A.0.0 Miscellaneous Topics

The scope of this book is to look at as many compact examples of low level system programming in multiple languages in a fashion that is both usable and simple. In addition to the introductory material and examples there are some things that can be examined outside of the context of the book in appendices - just some side notes of interest I have collected and don't really fit within the scope of the core material.

A.0.1 Options Parsing

Options parsing can be difficult at times; to say the least. There exist a number of common methods and libraries to assist with options parsing. In this text, a look at writing option and argument parsing homespun and with a little help. Simple Parsing in sh

Simple parsing is easy in the shell:

        while [ "$#" -gt "0" ]
        do
                case $1 in
                        -F)
                                F_FLAG=1
                                ;;
                        -f)
                                shift
                                FILE_ARGUMENET=$1
                                ;;
                        -u)
                                Usage
                                exit 0
                                ;;
                        *)
                                echo "Syntax Error"
                                Usage
                                exit 1
                                ;;
                esac
                shift
        done

Above, the input string is iterated over and particular options act or assign a variable. The posix getopt capability allows for built in - parsing:

        while getopts ":f:Fu" opt; do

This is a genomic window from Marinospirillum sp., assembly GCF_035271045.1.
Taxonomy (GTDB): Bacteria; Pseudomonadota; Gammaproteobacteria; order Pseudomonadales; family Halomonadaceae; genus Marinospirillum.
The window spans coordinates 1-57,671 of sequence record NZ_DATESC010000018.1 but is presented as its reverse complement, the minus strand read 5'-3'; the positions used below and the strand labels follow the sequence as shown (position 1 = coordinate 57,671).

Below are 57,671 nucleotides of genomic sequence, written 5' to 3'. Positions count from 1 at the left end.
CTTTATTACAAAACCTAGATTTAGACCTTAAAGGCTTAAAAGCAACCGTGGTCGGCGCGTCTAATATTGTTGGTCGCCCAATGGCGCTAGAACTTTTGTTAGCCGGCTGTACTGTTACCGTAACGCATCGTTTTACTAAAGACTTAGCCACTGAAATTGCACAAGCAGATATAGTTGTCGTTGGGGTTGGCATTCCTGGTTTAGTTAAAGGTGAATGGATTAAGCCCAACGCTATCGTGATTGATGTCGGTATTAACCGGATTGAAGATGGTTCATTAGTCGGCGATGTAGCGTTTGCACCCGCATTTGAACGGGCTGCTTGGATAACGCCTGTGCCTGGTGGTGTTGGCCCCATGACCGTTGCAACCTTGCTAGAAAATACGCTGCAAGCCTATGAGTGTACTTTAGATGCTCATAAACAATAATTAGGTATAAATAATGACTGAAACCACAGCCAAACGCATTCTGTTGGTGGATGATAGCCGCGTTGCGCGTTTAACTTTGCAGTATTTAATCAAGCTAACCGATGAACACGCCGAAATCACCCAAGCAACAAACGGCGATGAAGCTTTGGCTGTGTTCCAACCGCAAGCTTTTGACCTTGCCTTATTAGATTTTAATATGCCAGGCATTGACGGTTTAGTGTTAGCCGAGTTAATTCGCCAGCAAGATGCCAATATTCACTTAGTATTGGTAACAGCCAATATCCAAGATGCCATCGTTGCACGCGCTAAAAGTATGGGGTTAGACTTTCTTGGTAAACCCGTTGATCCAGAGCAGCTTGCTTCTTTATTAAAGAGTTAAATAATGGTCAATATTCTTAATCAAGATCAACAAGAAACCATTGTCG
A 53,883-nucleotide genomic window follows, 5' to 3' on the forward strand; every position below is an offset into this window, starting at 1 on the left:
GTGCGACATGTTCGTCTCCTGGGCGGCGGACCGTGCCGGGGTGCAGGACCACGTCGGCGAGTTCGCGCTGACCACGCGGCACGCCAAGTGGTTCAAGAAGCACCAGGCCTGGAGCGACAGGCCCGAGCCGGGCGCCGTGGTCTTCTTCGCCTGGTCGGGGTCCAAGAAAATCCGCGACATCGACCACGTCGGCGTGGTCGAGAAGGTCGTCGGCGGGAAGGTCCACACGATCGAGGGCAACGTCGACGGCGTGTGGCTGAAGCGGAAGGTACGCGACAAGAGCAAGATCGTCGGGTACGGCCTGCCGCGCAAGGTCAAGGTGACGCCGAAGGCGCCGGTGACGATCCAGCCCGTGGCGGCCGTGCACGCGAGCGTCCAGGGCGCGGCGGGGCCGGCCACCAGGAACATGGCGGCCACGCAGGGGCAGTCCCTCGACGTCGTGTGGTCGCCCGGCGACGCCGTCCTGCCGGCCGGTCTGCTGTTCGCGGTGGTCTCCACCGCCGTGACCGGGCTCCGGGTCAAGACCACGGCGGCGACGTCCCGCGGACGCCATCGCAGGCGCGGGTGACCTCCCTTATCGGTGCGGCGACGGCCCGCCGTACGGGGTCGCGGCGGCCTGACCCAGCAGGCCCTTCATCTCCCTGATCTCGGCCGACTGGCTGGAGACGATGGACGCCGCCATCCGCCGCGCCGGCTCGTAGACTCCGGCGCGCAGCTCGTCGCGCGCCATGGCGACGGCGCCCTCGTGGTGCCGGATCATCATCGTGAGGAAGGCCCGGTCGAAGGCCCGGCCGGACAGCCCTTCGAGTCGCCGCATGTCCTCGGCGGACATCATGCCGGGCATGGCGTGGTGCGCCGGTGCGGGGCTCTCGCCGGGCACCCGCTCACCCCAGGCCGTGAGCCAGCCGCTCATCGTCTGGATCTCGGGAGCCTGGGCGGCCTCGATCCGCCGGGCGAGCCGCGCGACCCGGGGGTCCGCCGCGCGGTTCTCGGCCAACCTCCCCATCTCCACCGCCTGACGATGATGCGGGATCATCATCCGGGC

case $opt in
                        F) F_FLAG=1;;
                        f) FILE_ARGUMENT=$OPTARG;;
                        u) usage;;
                        *) usage
                                exit 1
                                ;;
                esac
                shift
        done

A colon after an option indicates it requires an argument. The getopt code is far more compact than the first example. What if the script requires long options? One approach is simply to hard code long options:

        while [ "$#" -gt "0" ]
        do
            case $1 in
                -F|--setflag)
                    F_FLAG=1
                    ;;
                -f|--file)
                    shift
                    FILE_ARGUMENET=$1
                    ;;
                -u|--usage)
                    Usage
                    exit 0
                    ;;
                *)
                    echo "Syntax Error"
                    Usage
                    exit 1
                    ;;
            esac
            shift
        done

Setting up long options appears to be simple, however, it can quickly get out of control using the method show above. Instead, writing code to handle long options that can either be sourced in or easily dropped into scripts makes far more sense. Grigoriy Strokin has a good script that can either be copied in or sourced and can be found on his website. Following is the same code from above using getoptex:

        . getoptx.sh
        while getoptex "F; f; u. setflag file usage." "$@"; do
                F) F_FLAG=1;;
                f) FILE_ARGUMENT=$OPTARG;;
                u) usage;;
                *) usage
                        exit 1
                        ;;
        done

It is pretty obvious that the single character is mapped to the the long option past the first . and the full terminator is the second dot. Of course, there is an even easier method as long as a few rules are observed:

        while [ "$#" -gt "0" ]
        do
                opt="${1//-}"
                opt=$(echo "${opt}" | cut -c 1 2>/dev/null)
                case $opt in
                        F) F_FLAG=1;;
                        f) shift;FILE_ARGUMENT=$1;;
                        u) usage;;
                        *) usage; exit 1;;
                esac
                shift
        done

The problem with the last method is the long options are not hard-coded, the first character of the alpha string is cut and used as an option. In other words, --help and --heck will do the same thing. The idea is harmless except no options can be mixed and matched. Generally speaking, not having a --help and --heck valid in the same script or program should be avoided if possible. Options in Perl

With no case statement built in, doing options parsing in Perl can be a little tricky. Using the same example from the shell code above a simple options parser might look like: [ 1 ]

        while ( my $arg = shift @ARGV ) {